"The infrastructure is grossly inadequate to support all the hotels," says Riaz Mahmood, manager of the Raffles Grand Hotel. "There is no will. There is no master plan. We firmly believe Cambodia has a lot of potential, but I think it's about time the government got its act together."
Seung would like to preserve Siem Reap's intimate character; he pleads, however, that "it is not easy for Apsara to achieve. Many people would like to get money. They build the hotel or the guesthouse or the restaurant, and have no respect for the law."
Unlike Luang Prabang, Laos, where the entire old royal capital has been designated a World Heritage site, Siem Reap falls outside the Angkor protected area, Clément explains.
"The initial vision of zoning, where Angkor would be a place of preservation and Siem Reap would be the place of economic development—you see the legacy of that now," Winter says. "[The town] is seen as open to the market, and in Cambodia that's fairly anarchic, chaotic, and less than transparent."
The short-term strategy has sowed social ills. Children skip school to hawk trinkets. Prostitutes now operate from massage parlors or prowl riverside clubs. "These are big and growing problems," Winter says, "and they are being fueled by tourism."
Thousands of prospective workers have migrated from other provinces, squatting in the park or settling in slums on the east side of the booming town. Siem Reap's population has almost quintupled since 1995, to more than 100,000 people.
At my boutique hotel, the 18-room Shinta Mani, a class of 14 at-risk youths receives free training in the hospitality industry. A mile away, in a raised wooden house south of town, Morimoto Kikuo gestures at the rows of looms and spinning wheels filling his Institute for Khmer Traditional Textiles, where 400 employees create silk sarongs and scarves. "This way they can survive," says the Japanese weaving expert.
Clément, for one, believes Siem Reap is salvageable."I'm not sure that it's a success story, but it's certainly not a disaster," he says. "We are now in a situation to be monitored."
Meanwhile, the region's allure grows. For the month of June, Siem Reap's tourist arrivals were up 226 percent over 2003; first-half figures for this year indicate a 43 percent increase in visitors to Cambodia over the prior year. For many package tourists, however, Angkor is a hermetic experience; the average stay in the country is five days.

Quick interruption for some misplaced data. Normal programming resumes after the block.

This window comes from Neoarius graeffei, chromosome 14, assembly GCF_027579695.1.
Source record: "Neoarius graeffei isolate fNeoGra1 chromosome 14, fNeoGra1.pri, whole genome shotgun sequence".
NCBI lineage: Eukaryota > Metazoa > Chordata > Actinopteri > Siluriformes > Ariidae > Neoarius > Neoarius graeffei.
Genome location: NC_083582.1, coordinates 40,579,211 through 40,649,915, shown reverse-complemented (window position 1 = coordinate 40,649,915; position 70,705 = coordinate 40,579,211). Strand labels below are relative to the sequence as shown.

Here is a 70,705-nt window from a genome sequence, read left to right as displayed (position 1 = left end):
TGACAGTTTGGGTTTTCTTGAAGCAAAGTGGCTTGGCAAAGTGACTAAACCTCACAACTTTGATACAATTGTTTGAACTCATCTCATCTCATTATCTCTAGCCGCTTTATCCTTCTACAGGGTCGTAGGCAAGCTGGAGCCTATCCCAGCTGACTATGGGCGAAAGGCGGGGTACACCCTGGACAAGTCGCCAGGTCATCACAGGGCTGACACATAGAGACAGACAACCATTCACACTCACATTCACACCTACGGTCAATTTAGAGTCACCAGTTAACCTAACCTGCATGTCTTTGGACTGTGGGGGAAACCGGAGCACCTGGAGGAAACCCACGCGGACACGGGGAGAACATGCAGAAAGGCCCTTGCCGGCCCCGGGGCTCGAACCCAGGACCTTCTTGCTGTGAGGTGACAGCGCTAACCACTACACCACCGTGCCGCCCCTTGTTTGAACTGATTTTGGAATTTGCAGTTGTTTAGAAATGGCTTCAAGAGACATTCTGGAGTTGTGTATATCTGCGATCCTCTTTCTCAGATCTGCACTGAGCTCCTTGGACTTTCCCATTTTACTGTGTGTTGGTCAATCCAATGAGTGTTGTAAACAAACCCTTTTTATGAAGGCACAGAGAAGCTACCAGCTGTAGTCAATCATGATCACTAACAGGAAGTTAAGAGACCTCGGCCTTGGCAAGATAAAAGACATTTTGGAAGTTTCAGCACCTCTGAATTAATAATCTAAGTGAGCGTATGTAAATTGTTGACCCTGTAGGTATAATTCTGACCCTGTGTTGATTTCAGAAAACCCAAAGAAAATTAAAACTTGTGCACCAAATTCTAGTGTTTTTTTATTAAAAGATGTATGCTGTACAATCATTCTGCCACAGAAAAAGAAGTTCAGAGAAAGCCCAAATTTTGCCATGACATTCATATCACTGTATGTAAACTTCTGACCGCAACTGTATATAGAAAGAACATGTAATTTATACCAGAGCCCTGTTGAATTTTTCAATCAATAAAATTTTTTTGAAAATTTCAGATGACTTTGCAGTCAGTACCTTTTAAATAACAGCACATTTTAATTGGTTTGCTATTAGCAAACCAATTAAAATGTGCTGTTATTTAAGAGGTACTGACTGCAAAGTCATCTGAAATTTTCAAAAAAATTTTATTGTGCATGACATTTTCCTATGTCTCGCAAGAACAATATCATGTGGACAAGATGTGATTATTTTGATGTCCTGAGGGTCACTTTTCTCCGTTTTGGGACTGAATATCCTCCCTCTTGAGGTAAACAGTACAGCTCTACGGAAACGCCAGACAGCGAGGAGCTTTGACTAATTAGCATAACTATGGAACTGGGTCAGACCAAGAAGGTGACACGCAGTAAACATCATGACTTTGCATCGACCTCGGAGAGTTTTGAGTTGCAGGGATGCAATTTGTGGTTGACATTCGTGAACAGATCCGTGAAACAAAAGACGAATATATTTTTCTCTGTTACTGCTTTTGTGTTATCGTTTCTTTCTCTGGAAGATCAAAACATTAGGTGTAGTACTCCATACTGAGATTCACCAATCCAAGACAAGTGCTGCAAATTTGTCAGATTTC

To expand its tourism industry, the Cambodian government needs to aggressively leverage Angkor, says Don George, Lonely Planet's global-travel editor. "I think for a certain amount of time, putting all the eggs in one basket is okay," remarks George, who has been tracking Cambodia for decades. "But they need to use that portal to introduce other attractions in the country. If they don't, they run the risk of having a lot of their finances centered in one little area, which will cause all kinds of social imbalances. And over time, the tourist stream will slow to a trickle.
"In people's minds, they fly into Siem Reap, do Angkor, and get out," he adds. "That's a huge missed opportunity for Cambodia."
In an effort to extend visitors' trips, Apsara has opened some of the more remote temples, including the 12th-century Beng Melea, which lies 25 miles east of town and rivals Angkor Wat in size. For a grimmer day trip, there is Pol Pot's final bastion of Anlong Veng, a collection of decrepit huts scattered across a jungled, heavily mined escarpment 70 miles north of Siem Reap. Through its Web site, the Ministry of Tourism (www.mot.gov.kh) also promotes Kompong Som, the country's lone seaside resort, and the remote northeastern province of Rattanakiri, which is home to hill tribes and wildlife.
But developing a national tourism industry will be "a real uphill struggle," Winter says, especially given the head start other Southeast Asian nations enjoy. That's a shame, because Cambodia remains a place filled with discoveries: the floating villages of Tonle Sap lake; the old French quarter of Battambang; the eerie, abandoned hill station of Bokor.
One humid morning, Alice Harvey of WMF leads me through the half-restored ruins of Preah Khan, four miles north of Angkor Wat. We enter from the east, following the old royal processional route, avoiding the busloads of tourists streaming from parking lots west of the temple. We have this section of Preah Khan, with its giant statues of Garuda and its rock-strangling ficus trees, nearly to ourselves.
I follow Harvey over massive stone thresholds, admiring the decorative lintels overhead. The light dims as we work our way through stone corridors toward the central sanctuary's cruciform shrine. There she turns north, tracking the scent of incense to a wizened Buddhist nun.
Harvey pokes through a few smaller rooms, then stoops and smiles. This is her secret, sacred place. A shard of light cuts through the half-collapsed roof, revealing a tumble of stones, a few offerings of joss sticks and garlands, and a small, delicately carved figure of Lakshmi, the Hindu goddess of fortune.
The chamber is silent, graceful, and cryptic, inspiring the frisson that Mouhot must have experienced upon his first encounter with Angkor's inscrutable, ancient beauty.
A feature reporter for the Boston Herald, CHRISTOPHER R. COX last wrote for Travel + Leisure about East Timor.